20 Jun 2014

The top 10 songs of 2014... so far

You might remember that I opened the blog with a top 10 of this year's albums so far (HERE)... and of course, that means that a list of songs can't be far away... right? Here are the top ten songs of 2014 so far...

10. Pleasant Heart - Ought
The Canadian art-punk's debut album, More Than Any Other Day just about missed the cut on my albums post, but the album's clunky, riff-fuelled opener is more than worthy of a place on this list. Coming in at just under six minutes, the band's Belle and Sebastian-come-Husker Du stylings and a gorgeous false ending make the riotous Pleasant Heart one of the finest album openers of the year.

9. Vad Hande Med Dem? - The Brian Jonestown Massacre
The opening track on BJM's Revelation is part of a stunning opening double header. Along with What You Isn't, this track (the title means Whatever Happened to Them? in Swedish) is entirely sung in Swedish by Joakim Ã…hlund, the lead singer of BJM's tourmates Les Big Byrd. Vad Hande Med Dem? has echoes of a lot of the garage revival at the start of the 2000's, as it's everything you wish the Strokes sounded like. And whilst Revelation is a truly stunning album, the double header opening it all up is something I stunning, which makes way for the rest of a fantastic thirteenth album.

Brian Jonestown Simpson massacre8. What You Isn't - The Brian Jonestown Massacre
The second song from the San Francisco based band's lateststudio album, Revelation, What You Isn't is one of the greater psych songs released over the past 18 months. Following the fast paced opener, What You Isn't's slow, entwining melody slows the dynamic record down to a dreamy walking pace. The lyrics too, "You gotta wake up and be a man, and make a plan" are simplistic, yet have a certain quality to them that gives the album a self-satisfied, uplifting quality to it.

7. Possessed - Eagulls
The most catchy, obvious single from Eagulls' self-titled debut is Possessed. With less feedback than the rest of the album, and a riff that sounds almost MBV-come-Kasabian, and some shouty vocals that everyone has become very akin to hearing on Eagulls' music, Possessed is much more commercial than the sinister Fester-Blister or the seering Nerve Endings, and is the track that probably gets the best reception live, because even after one listen the chorus is easily repeatable, and enjoyably singable.

6. Under the Pressure - The War on Drugs
Lost in the Dream received tremendous amounts of praise as an album. But the teetering tottering opener Under the Pressure stretches on for 8 minutes that are the product of a barrage of great influences... not only the obvious Dylan allusions can be made, but Under the Pressure sounds much like WU LYF, or ex-member Kurt Vile. Overall, however, the euphoria of the song, and Granduciel's wonderful Zimmerman tones make the almost motorik Fur Immer-esque album opener one of the best of the year.

5. Every Time the Sun Comes Up - Sharon Van Etten
Jagjaguwar's angelic-voiced Van Etten delivered her fourth studio album this May. Van Etten's voice is obviously the most beautiful thing about this song, but the tired-sounding synthesiser drones and the forlorn harmonies are enough to make Every Time the Sun Comes Up the most beautiful possible ending to Van Etten's self-produced Are We There. 

4. Lazaretto - Jack White
The riffiest song on his sophomore album of the same name, Lazaretto is probably the stand out track amongst a great bunch. White's position as one of the world's greatest guitarists is enforced by both the riff, the solo, and the restart after the false ending in the middle of the song. His vocal too, is more punchier than on Blunderbuss, as White delivers with a scintillating pace. The lyrics are catchy as well (My veins are blue and connected/and every single bone in my brain is electric) sound every bit as great as anything he did with the White Stripes or the Raconteurs.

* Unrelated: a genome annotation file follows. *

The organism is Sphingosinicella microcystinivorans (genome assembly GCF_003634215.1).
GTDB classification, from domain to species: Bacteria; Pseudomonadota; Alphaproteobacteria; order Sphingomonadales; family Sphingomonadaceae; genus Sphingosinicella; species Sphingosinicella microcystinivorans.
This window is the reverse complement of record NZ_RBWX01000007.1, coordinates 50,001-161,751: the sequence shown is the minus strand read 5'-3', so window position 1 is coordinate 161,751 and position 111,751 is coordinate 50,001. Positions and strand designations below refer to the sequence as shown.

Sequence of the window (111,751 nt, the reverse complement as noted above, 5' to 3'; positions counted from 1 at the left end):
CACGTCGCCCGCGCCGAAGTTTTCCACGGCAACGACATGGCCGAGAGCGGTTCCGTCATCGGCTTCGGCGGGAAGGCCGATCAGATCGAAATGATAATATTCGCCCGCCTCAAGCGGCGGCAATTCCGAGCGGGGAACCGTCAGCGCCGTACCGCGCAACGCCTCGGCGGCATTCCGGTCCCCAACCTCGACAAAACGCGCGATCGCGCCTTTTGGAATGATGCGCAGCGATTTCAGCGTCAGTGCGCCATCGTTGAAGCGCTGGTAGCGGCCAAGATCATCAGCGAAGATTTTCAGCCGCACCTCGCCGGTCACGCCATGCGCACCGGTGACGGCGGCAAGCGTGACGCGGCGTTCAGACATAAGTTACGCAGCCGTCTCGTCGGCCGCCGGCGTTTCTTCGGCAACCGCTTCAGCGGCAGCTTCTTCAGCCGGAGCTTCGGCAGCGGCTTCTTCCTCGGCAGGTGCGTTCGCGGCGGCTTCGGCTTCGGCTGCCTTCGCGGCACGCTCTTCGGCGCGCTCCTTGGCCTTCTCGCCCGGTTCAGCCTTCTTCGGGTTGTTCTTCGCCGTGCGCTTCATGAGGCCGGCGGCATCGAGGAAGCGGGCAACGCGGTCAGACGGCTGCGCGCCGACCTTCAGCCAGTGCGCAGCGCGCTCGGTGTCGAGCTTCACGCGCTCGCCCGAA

3. Fuckers - Savages
French-born Jehnny Beth is one of the music scene's finest vocalists. On Savages' latest single, Beth sings with soul unparalleled by any of her contemporaries, making the repeated "don't let the fuckers get you down" sounding  just as intense and hypnotic as it would have had she been reciting a Shakespeare soliloquy. But of course, as anyone who bought last year's Silence Yourself will know that the rest of the band are more than talented. On the sprawling nine minutes of Fuckers, the musicianship somewhat resembles a mistier, darker version of London psychedlic-types, TOY, whilst Fay Milton's drumming parallels only Klaus Dinger's of NEU!

2. Rule Number One - Telegram
As one of London's most promising psych bands, Telegram are yet to not strike gold with their releases. Their third song on show, after last October's Follow and it's b-side, Under the Night TimeRule Number One is a fast paced, ferocious psych-punk song. Although it retains some of the same sort of sound, the nods towards 70's psych and the booming voice of Matt Saunders, Rule Number One features a powerful energy akin to MBV's You Made Me Realise. As well as that, Rule Number One is considerably shorter than the rest of the band's material, making it an explosive set opener, and promising a huge debut album.

1. Nerve Endings - Eagulls
My love and excitement for Leeds' Eagulls is well documented over various blog posts, but with good reason. The energy the five-piece exert is something really quite stunning, and the venom with which they immortalise it to record with is just something else. The first track, Nerve Endings, is the stand out song on their self-titled debut, and just the most perfect album opener to a stunning album. The sinister, claustrophobic feel to the controlled feedback, and the viciously barked vocals set the tone fantastically for the rest of the album, and setting the benchmark too high for their contemporaries. 2014 is Eagulls year...

(written by Calum Cashin)